Trust account theft - case studies and risk management
Save your money, save your business
Sourced from the January 2017 Office of Fair Trading Smart Business Bulletin.
Employee fraud cases involving real estate trust accounts are under scrutiny by the Financial Investigations Unit of the Office of Fair Trading. Poor business practices and a lack of supervision can create environments in which dishonest employees use a variety of methods to steal from employers. The two main areas of risk include:
- cash handling procedures
- purchases and accounts payable.
Fraudulent activity may result in loss of revenue, damage to credibility, public criticism along with compromising confidentiality of clients. OFT wishes to warn businesses of the potential financial consequences of such fraudulent behaviour.
Case studies examined by OFT’s financial investigators include:
- An employed property manager, who was also a tenant through the same agency, who took rents paid by other tenants and used them to pay her own rent. The fraud cost the licensee more than $3000 in rent and bond payments, as well as a loss of reputation with the tenants and property owners.
- An agent who was required to make good a trust account shortfall of more than $14,000 caused by an employee making phony orders for property maintenance services provided by her partner.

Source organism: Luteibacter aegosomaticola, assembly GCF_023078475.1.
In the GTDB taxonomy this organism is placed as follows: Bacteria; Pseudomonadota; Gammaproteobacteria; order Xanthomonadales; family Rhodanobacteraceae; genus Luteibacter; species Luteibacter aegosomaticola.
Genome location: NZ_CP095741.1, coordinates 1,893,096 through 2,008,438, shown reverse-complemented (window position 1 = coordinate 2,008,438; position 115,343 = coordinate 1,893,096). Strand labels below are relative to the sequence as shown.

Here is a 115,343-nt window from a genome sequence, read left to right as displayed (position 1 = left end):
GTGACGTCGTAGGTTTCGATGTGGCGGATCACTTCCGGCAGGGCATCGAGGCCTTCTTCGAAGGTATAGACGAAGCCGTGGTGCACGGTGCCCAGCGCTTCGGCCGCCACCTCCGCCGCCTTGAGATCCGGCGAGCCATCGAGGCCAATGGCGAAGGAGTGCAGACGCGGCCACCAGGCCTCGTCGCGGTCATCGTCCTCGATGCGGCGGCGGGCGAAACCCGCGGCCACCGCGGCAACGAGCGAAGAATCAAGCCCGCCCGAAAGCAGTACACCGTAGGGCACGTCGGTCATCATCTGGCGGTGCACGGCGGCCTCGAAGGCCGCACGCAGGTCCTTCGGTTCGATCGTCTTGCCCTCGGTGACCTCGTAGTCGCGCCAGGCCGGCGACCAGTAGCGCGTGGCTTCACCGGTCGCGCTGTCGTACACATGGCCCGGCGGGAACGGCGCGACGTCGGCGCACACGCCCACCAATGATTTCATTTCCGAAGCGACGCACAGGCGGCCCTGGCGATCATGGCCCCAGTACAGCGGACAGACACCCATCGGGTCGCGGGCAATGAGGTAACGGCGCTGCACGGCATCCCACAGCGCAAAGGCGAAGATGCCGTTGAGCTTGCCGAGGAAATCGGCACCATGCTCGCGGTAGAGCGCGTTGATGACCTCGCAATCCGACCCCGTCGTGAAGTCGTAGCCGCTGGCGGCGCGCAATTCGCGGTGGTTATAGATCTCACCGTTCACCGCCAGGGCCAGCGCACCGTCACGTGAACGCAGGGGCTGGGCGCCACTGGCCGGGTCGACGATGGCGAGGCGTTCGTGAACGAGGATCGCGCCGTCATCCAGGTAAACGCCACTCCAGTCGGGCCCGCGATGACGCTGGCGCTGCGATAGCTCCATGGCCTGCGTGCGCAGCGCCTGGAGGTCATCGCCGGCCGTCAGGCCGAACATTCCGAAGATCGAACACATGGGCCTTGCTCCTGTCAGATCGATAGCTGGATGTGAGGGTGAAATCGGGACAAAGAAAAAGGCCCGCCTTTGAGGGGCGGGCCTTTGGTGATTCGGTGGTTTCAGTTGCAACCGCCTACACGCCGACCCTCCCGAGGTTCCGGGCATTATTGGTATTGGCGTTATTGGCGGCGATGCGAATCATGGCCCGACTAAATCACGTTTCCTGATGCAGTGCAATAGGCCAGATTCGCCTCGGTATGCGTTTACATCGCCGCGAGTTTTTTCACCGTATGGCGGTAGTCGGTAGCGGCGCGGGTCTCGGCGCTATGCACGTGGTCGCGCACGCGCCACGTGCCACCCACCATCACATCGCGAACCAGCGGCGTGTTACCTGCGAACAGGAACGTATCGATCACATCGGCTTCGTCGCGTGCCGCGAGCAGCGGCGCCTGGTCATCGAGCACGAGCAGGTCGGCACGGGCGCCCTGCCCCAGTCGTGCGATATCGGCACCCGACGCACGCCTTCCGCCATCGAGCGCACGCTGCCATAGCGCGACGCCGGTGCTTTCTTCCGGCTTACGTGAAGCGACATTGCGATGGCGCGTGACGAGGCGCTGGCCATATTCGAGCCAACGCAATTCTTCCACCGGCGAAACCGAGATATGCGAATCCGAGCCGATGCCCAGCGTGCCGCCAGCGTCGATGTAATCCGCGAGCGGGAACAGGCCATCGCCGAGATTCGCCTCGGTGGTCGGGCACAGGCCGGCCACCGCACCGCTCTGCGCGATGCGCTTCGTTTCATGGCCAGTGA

- An agent who found a $200,000 shortfall in their trust account caused by an employee entering false business records and instead transferring the money to themselves.
As well as being obliged to make up the financial loss, agents subjected to employee fraud face legal action for failing to take reasonable steps to ensure employees are properly supervised. Additionally, in some past instances OFT has been forced to consider whether a receiver should be appointed over the business due to the state of trust account records.
Agents should take the following measures to minimise the chance of employee fraud and ensure they are meeting their legal responsibility to properly supervise staff:
- Know how to use your record keeping system.
- Prevent employees from being involved in transactions they are a party to.
- Authenticate all new creditors before authorising payments to them.
- Never sign blank cheques.
- Verify all payments with the cash book entries and appropriate ledgers.
- Where possible, have separate people receive, receipt and bank cash transactions.
- Spot check a random selection of trust account transactions.
- Verify all “adjustments” in the end of month reconciliation of cash book to bank statements and ledgers.
While these examples and tips are from the real estate industry, they are also applicable in any business where employees handle money and accounts.
More information and tips to avoid employee fraud can be found on the Queensland Police Service website.